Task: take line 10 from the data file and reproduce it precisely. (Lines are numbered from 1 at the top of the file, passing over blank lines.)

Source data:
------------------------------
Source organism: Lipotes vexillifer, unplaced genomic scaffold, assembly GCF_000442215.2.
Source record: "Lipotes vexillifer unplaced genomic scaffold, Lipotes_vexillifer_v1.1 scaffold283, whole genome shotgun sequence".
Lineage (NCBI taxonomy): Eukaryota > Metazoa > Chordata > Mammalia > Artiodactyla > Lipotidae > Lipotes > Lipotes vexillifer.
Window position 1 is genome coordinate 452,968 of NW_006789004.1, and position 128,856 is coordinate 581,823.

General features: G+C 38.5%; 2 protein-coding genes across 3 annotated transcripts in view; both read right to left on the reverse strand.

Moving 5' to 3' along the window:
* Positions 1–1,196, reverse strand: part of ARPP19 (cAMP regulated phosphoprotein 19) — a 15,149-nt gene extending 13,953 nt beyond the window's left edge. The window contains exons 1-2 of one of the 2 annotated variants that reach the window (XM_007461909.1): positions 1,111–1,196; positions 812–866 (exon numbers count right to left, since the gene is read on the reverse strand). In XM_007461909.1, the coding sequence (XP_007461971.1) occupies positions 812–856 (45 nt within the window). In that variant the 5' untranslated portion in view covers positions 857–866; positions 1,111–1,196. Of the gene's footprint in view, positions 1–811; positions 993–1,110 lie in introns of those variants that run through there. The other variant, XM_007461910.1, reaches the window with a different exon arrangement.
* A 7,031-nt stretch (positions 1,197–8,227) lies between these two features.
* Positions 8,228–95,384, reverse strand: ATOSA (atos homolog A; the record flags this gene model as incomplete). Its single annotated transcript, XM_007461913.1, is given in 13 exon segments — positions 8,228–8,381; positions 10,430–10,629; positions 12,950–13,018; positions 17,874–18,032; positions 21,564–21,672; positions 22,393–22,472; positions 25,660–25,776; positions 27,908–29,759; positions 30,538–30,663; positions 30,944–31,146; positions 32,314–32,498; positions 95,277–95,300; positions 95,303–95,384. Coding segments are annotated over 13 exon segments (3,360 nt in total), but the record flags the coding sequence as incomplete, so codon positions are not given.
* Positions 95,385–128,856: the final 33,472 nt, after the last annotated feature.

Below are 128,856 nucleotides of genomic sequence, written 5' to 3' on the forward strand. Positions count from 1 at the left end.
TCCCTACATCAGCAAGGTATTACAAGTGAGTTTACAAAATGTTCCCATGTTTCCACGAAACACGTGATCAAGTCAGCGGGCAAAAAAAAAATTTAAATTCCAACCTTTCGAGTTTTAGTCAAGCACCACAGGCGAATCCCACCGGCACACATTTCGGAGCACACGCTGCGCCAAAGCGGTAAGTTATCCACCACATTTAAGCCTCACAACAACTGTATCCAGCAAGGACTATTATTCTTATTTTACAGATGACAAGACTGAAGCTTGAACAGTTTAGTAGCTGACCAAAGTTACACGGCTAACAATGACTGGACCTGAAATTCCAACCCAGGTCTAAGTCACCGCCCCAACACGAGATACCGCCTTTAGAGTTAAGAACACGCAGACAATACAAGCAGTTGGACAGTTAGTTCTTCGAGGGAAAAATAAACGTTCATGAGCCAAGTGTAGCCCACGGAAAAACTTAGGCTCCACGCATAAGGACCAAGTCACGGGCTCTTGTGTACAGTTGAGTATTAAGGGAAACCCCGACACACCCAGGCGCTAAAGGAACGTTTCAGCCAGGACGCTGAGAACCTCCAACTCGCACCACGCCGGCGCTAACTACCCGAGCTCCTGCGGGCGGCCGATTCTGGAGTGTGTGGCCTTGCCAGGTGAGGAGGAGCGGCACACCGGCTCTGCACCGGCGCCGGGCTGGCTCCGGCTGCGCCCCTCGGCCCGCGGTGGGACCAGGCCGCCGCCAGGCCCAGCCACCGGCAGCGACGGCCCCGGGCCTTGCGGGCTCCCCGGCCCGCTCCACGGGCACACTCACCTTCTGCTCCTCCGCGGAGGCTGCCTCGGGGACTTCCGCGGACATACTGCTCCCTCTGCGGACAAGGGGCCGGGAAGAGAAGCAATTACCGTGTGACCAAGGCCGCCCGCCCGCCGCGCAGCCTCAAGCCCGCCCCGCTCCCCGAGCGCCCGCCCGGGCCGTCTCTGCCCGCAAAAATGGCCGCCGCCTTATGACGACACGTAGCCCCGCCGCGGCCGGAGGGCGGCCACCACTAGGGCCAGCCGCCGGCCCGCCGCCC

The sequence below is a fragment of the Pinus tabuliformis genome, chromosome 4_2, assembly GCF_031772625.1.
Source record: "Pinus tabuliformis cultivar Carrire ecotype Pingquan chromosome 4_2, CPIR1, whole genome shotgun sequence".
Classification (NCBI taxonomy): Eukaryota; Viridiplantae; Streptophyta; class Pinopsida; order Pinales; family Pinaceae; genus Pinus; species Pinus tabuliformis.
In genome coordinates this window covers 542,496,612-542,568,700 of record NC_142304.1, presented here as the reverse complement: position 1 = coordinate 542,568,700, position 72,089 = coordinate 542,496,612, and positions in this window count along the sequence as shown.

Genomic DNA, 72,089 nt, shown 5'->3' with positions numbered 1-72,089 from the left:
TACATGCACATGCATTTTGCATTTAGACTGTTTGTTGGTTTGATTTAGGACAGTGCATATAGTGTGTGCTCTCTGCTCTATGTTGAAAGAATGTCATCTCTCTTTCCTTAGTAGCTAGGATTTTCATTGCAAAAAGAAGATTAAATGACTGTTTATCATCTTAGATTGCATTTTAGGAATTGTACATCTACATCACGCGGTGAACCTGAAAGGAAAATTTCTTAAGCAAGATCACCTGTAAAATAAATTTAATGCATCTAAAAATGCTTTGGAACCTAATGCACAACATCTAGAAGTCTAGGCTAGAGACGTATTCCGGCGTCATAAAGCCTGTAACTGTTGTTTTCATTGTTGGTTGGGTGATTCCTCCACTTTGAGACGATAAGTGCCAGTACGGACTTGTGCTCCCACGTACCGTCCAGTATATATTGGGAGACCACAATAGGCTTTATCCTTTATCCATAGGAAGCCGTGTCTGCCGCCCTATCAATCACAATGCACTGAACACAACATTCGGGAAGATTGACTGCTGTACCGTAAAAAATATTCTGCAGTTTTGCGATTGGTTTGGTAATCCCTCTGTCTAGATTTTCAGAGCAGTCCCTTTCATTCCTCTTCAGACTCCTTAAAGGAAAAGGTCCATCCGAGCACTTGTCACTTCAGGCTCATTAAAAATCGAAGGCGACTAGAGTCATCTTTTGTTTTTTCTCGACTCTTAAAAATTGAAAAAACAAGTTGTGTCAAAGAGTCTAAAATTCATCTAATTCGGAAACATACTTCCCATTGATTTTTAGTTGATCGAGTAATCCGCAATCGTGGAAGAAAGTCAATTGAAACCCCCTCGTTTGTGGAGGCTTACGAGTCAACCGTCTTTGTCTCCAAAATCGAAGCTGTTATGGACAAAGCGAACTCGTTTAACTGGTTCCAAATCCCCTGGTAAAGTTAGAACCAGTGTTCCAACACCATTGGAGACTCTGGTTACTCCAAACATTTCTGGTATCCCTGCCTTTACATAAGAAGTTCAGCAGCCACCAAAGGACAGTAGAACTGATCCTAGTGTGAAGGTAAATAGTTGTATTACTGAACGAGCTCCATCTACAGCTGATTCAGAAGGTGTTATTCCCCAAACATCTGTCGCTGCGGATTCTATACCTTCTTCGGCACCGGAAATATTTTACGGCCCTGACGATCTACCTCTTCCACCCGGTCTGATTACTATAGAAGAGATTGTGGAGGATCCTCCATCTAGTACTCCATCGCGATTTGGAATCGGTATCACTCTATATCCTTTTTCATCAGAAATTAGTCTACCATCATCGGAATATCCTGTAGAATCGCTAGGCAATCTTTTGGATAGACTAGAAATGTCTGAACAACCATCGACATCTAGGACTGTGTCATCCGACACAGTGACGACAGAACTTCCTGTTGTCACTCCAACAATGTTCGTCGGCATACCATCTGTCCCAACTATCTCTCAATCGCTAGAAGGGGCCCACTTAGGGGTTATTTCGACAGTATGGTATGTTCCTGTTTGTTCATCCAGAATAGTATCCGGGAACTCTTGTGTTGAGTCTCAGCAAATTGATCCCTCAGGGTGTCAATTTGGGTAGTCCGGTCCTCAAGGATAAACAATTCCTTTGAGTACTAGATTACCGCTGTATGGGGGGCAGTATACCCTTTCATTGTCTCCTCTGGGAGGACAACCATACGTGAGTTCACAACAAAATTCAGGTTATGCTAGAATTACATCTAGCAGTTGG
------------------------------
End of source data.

* Positions 95,385–128,856: the final 33,472 nt, after the last annotated feature.